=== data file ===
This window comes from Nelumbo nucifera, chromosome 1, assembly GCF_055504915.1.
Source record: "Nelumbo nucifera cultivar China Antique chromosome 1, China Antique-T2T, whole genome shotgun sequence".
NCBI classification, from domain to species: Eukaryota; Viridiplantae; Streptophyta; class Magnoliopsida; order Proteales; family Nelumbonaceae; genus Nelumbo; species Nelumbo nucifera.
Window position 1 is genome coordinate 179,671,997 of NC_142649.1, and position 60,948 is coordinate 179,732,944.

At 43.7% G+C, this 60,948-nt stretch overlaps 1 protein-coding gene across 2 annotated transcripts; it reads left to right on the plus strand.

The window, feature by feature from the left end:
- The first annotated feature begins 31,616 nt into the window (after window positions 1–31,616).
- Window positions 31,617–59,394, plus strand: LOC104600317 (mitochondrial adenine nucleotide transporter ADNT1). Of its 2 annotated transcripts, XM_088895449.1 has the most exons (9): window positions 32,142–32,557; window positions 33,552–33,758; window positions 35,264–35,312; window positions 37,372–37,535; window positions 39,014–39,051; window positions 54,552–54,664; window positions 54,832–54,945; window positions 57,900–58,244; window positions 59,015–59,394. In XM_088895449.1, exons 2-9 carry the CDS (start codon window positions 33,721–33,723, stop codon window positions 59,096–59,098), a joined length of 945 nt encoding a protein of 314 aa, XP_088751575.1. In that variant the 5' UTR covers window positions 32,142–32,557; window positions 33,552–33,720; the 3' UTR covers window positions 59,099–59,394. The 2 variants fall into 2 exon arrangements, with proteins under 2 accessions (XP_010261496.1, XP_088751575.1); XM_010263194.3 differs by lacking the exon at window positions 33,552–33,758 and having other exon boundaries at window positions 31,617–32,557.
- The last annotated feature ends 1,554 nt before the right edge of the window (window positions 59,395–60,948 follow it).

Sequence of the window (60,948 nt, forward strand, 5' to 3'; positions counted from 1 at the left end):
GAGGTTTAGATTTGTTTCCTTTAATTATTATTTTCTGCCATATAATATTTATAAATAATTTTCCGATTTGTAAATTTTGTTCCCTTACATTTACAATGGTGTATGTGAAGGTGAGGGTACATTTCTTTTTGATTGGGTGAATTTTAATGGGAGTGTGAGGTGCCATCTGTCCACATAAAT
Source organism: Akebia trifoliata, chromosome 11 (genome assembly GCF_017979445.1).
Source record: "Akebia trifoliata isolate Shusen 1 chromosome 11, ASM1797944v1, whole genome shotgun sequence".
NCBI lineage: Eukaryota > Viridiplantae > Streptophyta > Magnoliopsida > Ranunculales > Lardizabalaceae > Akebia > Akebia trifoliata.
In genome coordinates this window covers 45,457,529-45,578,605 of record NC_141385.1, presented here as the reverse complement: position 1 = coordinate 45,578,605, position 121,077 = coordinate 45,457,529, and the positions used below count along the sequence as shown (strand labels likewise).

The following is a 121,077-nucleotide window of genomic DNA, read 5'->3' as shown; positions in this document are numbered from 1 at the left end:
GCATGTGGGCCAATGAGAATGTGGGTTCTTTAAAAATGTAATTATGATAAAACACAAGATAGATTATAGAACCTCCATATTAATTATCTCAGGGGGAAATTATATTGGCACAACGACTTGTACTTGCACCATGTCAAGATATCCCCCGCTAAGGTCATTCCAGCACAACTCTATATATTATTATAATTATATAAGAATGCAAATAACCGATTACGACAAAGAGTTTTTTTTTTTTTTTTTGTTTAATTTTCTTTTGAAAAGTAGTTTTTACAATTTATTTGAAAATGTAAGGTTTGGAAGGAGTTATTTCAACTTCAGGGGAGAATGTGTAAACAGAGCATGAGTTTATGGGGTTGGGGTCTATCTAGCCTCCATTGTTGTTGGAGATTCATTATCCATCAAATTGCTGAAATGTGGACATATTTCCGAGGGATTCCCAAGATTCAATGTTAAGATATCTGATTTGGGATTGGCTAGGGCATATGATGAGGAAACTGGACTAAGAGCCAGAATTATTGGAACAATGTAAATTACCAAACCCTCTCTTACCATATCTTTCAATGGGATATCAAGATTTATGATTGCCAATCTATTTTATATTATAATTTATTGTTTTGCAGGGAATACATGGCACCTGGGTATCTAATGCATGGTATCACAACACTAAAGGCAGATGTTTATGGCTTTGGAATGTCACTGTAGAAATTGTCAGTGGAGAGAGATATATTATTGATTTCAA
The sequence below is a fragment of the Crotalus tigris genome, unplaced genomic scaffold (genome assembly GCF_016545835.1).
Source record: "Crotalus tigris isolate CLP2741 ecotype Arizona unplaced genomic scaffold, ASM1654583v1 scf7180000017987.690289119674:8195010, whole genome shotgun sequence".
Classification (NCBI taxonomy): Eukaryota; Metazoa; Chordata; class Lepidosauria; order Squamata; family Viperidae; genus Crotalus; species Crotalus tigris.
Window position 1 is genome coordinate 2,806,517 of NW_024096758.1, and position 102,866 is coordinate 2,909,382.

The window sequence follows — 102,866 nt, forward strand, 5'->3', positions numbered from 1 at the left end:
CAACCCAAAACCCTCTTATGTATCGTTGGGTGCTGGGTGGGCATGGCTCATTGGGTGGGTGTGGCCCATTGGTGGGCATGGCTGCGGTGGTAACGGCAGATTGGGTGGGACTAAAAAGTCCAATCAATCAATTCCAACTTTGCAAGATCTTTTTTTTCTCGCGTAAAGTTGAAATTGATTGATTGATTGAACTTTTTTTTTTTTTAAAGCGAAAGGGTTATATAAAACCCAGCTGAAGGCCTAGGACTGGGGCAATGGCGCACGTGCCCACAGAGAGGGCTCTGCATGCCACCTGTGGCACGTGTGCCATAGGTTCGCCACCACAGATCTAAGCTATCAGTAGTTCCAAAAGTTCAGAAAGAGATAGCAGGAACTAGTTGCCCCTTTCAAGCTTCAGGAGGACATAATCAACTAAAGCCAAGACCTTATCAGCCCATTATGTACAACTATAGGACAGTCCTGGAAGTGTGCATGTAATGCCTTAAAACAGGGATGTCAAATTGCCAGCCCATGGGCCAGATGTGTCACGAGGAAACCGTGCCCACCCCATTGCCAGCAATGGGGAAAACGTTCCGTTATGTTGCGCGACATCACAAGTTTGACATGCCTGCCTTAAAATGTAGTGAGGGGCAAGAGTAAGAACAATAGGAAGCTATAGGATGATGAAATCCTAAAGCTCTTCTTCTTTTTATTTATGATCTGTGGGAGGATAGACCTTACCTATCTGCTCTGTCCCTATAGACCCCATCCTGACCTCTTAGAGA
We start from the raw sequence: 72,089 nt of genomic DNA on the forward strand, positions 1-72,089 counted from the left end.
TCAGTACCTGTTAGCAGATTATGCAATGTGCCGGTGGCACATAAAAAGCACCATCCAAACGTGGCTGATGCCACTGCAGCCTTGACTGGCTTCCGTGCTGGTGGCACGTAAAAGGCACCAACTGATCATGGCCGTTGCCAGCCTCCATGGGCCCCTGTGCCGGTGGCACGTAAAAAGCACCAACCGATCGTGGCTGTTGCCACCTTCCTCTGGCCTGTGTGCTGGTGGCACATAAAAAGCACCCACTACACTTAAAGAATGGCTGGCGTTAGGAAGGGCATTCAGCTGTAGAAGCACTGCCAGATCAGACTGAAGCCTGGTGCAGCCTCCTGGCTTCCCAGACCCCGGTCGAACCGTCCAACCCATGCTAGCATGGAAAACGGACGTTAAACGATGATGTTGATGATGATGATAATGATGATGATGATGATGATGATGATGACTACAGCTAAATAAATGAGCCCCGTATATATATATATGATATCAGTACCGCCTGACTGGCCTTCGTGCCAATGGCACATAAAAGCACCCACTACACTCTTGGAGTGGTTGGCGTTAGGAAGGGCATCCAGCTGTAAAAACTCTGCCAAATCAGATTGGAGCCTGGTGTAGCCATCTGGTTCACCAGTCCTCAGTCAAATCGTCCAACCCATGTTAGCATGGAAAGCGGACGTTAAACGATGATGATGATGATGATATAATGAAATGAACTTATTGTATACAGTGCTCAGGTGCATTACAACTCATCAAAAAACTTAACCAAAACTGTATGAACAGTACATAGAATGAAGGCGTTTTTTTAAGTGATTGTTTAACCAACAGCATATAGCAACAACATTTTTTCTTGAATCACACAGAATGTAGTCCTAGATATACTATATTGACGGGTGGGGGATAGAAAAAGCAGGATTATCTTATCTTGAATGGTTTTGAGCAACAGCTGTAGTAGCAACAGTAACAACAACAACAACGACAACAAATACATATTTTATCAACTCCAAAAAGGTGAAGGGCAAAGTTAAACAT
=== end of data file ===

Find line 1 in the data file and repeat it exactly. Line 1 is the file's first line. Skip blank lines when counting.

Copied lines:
This window comes from Nelumbo nucifera, chromosome 1, assembly GCF_055504915.1.